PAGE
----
This ballad begins: 'From the fine Roman Whore, or Geneva Slut ; / The one dawbed with Paint, the other with Smut ; / From the Beast's horned Head, or his cloven Foot'. It is to be sung to the tune of 'An old Courtier of the Queen'. It was published in Edinburgh by James Watson, in 1713.
Watson (1664-1722), was one of the King's printers for Scotland. King's printers had exclusive rights to print acts of Parliament, proclamations, the Authorised Version of the Bible, the metrical psalmsand catechism, amongst others. It appears that this is not one of those; indeed, the piece seems to be harshly critical of organised religion, saying the 'Dragons of the Church . . . make others Martyrs to make themselves Saints'.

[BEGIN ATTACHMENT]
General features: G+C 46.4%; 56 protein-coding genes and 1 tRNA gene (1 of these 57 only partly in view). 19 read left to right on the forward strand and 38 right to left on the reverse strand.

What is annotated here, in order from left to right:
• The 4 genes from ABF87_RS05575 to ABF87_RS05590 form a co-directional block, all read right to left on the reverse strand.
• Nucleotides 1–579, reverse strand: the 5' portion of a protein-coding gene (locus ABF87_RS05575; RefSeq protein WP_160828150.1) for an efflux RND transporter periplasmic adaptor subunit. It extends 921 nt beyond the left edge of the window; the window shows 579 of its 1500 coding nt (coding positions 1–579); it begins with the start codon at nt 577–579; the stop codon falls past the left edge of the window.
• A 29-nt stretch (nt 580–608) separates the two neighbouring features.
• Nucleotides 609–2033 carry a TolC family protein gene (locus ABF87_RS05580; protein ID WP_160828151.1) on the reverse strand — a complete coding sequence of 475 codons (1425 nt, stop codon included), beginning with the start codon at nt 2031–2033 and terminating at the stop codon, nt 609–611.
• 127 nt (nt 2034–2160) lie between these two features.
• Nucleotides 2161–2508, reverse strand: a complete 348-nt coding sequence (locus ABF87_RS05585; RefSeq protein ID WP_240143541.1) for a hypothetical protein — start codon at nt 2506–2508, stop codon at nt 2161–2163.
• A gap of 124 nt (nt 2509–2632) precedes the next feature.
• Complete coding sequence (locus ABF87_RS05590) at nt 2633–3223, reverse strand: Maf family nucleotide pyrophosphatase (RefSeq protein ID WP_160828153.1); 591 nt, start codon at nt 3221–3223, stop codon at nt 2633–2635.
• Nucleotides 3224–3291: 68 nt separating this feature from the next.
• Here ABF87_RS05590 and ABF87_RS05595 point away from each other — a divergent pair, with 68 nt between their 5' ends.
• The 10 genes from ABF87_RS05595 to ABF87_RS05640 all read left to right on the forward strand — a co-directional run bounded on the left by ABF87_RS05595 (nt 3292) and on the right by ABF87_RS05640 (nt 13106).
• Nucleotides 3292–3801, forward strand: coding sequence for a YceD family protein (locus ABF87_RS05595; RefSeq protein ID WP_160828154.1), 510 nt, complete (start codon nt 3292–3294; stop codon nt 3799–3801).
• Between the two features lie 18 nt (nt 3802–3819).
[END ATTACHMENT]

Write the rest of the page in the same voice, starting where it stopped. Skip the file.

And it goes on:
Early ballads were dramatic or humorous narrative songs derived from folk culture that predated printing. Originally perpetuated by word of mouth, many ballads survive because they were recorded on broadsides. Musical notation was rarely printed, as tunes were usually established favourites. The term 'ballad' eventually applied more broadly to any kind of topical or popular verse.
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Date of publication:
1713 shelfmark: L.C.Fol.76(087)
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